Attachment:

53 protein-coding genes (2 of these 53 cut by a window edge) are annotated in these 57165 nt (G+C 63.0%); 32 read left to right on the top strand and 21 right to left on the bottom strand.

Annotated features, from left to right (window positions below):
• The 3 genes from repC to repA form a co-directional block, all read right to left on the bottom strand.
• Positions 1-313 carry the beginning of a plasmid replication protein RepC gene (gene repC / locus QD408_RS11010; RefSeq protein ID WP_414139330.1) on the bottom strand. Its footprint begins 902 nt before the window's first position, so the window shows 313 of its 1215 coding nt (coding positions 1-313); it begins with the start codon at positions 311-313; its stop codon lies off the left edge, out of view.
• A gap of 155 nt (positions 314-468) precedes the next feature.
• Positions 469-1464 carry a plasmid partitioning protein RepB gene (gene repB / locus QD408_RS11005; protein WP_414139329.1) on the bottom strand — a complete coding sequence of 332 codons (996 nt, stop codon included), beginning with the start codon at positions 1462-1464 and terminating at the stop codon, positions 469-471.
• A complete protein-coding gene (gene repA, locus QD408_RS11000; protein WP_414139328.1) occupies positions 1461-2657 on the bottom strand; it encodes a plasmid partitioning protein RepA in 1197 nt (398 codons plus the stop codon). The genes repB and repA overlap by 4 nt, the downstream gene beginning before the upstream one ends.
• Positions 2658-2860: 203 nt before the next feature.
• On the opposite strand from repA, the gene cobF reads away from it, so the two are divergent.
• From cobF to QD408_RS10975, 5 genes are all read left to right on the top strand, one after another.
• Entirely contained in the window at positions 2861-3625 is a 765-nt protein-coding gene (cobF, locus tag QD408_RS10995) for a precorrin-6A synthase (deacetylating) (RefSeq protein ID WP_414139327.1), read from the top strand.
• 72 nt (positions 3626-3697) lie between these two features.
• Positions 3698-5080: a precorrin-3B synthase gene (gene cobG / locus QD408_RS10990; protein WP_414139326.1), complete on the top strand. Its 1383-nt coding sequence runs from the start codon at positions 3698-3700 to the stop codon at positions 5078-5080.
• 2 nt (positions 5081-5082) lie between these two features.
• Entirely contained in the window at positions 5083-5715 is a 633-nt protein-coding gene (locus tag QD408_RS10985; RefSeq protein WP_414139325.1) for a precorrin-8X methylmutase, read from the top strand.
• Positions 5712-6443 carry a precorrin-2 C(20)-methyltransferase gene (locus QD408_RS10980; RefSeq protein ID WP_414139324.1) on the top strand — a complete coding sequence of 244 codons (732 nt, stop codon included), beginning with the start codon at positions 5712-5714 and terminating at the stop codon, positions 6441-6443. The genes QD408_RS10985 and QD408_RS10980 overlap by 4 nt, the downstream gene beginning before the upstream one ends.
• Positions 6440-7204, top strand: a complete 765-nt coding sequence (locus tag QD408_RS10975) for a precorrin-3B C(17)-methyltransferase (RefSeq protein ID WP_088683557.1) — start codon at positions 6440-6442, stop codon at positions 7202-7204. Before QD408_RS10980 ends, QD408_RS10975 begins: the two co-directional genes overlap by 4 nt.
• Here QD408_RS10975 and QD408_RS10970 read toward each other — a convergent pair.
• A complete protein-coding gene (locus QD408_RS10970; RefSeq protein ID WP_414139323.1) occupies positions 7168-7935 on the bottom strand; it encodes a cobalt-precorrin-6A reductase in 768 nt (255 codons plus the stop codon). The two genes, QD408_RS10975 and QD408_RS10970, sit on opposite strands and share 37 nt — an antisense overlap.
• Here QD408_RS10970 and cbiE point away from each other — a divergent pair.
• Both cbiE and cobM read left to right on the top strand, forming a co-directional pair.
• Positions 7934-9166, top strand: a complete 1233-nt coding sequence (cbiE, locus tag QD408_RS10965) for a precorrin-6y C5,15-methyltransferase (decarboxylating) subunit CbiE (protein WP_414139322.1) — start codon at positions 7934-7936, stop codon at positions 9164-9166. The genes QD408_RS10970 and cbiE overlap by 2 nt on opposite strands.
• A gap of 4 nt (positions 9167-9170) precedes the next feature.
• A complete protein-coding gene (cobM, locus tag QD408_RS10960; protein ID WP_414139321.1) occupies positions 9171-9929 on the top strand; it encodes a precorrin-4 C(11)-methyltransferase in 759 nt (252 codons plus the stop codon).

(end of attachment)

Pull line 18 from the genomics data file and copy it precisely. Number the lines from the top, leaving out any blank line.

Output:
• Here QD408_RS10975 and QD408_RS10970 read toward each other — a convergent pair.